I honestly believe that in time, the barrier between men and women will slowly fade, and acceptance and equality will be achieved. However, as mentioned before, sexism seems to be prevalent in almost any industry today, so for me it’s something I just try look past. It gives me more motivation to work hard at what I do, and to be successful.
Do you believe there is a tradeoff between the ideas of “sexy” and “skilled” with female DJs?
I don’t necessarily think it’s a trade off, as there are many girls out there who are super sexy, and super skilled. However I do believe that a lot of people believe that you cannot be both sexy and skilled. It’s really unfortunate because a lot of really beautiful girls are also very talented behind the decks.
I think a lot of people believe that this tradeoff exists because they are intimidated. I can imagine for a guy that it would be pretty daunting to see a hot girl shredding behind the decks. However for me, it’s the best to see gorgeous girls getting up there and killing it!
Women such as Annie Mac and Maya Jane Coles are extremely influential in the world of electronic music, yet in most festival lineups the majority of the artists that play are men. How do you believe that ratio can be equalised?
I think that time is the main solution. People want immediate changes; to see an almost even distribution of male and female Djs performing at big events and festivals. I truly believe that this will happen one day, but it’s not going to occur over night.
Every day more and more girls are standing up and believing in themselves and having a crack at the electronic music scene which is great! The unequal ratio and distribution that exists between male and female djs is only going to be improved as the community supports and accepts the upcoming females, and makes an effort to demonstrate to these girls that they have just as much potential (if not more) than the boys.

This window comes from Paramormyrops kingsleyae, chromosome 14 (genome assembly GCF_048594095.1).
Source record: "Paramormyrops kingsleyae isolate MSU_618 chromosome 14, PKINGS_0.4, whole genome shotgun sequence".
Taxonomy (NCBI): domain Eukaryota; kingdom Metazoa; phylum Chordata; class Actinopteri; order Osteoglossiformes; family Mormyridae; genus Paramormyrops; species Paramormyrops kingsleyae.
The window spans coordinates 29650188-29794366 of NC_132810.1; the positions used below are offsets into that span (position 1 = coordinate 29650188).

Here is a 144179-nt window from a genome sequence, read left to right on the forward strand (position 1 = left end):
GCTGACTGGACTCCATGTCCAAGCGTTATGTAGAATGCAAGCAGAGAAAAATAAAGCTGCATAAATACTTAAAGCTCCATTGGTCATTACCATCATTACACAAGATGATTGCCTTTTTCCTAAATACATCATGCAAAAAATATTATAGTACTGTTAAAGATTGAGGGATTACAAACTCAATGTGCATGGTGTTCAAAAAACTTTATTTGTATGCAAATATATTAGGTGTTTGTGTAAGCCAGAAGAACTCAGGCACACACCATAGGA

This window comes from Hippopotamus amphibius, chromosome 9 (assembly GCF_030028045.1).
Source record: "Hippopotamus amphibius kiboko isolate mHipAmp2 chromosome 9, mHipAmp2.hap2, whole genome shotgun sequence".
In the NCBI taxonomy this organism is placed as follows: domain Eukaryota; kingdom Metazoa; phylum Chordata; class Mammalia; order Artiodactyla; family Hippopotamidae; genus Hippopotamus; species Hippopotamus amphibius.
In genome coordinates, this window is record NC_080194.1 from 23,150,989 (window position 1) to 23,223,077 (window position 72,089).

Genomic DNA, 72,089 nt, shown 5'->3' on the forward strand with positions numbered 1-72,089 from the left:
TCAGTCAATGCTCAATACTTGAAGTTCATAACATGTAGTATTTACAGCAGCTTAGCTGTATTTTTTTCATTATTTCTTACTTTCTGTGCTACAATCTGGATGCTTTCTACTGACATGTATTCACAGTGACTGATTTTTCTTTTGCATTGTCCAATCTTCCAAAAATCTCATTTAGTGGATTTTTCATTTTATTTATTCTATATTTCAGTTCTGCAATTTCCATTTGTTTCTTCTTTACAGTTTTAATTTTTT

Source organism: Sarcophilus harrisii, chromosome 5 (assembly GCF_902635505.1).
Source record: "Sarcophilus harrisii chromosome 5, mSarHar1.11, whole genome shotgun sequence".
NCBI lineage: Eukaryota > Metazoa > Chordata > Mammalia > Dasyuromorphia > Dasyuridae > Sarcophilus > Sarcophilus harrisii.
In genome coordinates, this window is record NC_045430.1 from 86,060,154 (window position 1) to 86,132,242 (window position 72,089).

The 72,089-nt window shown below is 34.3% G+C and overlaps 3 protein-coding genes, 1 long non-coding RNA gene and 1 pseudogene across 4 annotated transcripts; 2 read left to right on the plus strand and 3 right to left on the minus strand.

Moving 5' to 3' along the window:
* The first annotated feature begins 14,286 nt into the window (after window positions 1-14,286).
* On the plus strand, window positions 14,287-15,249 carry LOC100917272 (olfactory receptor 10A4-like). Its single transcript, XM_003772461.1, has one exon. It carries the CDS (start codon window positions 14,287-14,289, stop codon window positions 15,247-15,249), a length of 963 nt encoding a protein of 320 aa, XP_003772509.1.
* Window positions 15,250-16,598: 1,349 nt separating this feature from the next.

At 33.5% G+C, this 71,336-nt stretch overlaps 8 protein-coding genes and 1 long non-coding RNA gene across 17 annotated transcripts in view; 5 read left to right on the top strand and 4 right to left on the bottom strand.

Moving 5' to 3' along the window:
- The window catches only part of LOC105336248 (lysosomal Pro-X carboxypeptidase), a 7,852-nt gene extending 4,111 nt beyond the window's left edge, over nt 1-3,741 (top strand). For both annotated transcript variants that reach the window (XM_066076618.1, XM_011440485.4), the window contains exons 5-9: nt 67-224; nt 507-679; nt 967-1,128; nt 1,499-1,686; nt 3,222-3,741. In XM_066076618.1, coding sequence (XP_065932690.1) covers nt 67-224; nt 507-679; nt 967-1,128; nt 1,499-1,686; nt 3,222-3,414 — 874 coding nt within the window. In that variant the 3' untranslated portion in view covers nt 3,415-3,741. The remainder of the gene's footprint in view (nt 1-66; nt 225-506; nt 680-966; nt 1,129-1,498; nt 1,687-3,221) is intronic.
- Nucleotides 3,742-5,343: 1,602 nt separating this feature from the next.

Sweden recently implemented the Bechdel test, a new rating system that rates movies based on “the presence of strong female roles.” Should this idea be utilized in electronic music? Why or why not?
Personally, I don’t think that this should be implemented in electronic dance music. Yes, it would be great to have more girls out there Djing and producing, but when it comes down to it, I truly believe that the most important elements are that good quality music is being produced and performed for the right reasons. Whether there are females involved should not effect the quality or the rating of the music or show.
What struggles have you had to face as a female DJ, and what advice would you give to other aspiring female DJs and musicians?
I’ve been pretty lucky in my career so far. I’ve been surrounded by a lot of very supportive and positive people. However, I do find that people often don’t take me seriously and they think that the only reason I’m doing well and achieving my goals is because I’m a female.
Being a girl in the industry is great because initially it’s much easier to be recognised and get your foot in the door. However once you’re in, it can be very hard to be respected and taken seriously.
Whenever a guy tells me that the only reason I’m getting booked is because I’m female, I politely ask them to come and watch one of my gigs. If they do make an effort to come watch, they are always pleasantly surprised, and believe it or not, I’ve had guys come up to me an apologise for misunderstanding what I do (high five!).
I try to not let this get me down too much, and I just continue to do what I do and love what I do! I truly believe that if you continue to work hard and have the passion and motivation, there is nothing stopping you!
For other girls out there, my advice is to surround yourself with people that you trust and that believe in what you’re doing. Positive support and reinforcement is essential! Not to mention, practise practise practise and show everyone what you’re made of.